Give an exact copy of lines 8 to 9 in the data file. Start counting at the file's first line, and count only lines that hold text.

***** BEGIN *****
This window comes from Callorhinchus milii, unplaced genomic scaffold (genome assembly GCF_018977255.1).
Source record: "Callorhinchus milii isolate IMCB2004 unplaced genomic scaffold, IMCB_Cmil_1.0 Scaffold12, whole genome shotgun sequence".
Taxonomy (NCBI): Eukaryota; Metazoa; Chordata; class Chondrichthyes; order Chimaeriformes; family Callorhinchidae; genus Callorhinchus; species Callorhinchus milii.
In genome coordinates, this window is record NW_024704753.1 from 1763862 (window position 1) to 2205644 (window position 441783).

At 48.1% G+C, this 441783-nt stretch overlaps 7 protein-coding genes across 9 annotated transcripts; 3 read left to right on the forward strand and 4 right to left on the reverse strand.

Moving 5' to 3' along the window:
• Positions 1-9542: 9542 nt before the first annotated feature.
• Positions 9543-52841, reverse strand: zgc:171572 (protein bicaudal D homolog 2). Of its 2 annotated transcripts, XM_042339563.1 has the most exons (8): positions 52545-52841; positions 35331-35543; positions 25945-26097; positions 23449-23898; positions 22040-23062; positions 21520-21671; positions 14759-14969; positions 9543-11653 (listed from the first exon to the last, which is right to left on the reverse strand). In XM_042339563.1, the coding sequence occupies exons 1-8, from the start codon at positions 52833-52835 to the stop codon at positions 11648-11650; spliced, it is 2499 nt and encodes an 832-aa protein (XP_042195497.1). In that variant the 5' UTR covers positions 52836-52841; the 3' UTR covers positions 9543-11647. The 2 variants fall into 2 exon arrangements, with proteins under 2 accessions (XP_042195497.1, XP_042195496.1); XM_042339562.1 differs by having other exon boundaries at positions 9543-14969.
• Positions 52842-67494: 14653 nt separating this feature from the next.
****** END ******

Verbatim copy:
• Positions 9543-52841, reverse strand: zgc:171572 (protein bicaudal D homolog 2). Of its 2 annotated transcripts, XM_042339563.1 has the most exons (8): positions 52545-52841; positions 35331-35543; positions 25945-26097; positions 23449-23898; positions 22040-23062; positions 21520-21671; positions 14759-14969; positions 9543-11653 (listed from the first exon to the last, which is right to left on the reverse strand). In XM_042339563.1, the coding sequence occupies exons 1-8, from the start codon at positions 52833-52835 to the stop codon at positions 11648-11650; spliced, it is 2499 nt and encodes an 832-aa protein (XP_042195497.1). In that variant the 5' UTR covers positions 52836-52841; the 3' UTR covers positions 9543-11647. The 2 variants fall into 2 exon arrangements, with proteins under 2 accessions (XP_042195497.1, XP_042195496.1); XM_042339562.1 differs by having other exon boundaries at positions 9543-14969.
• Positions 52842-67494: 14653 nt separating this feature from the next.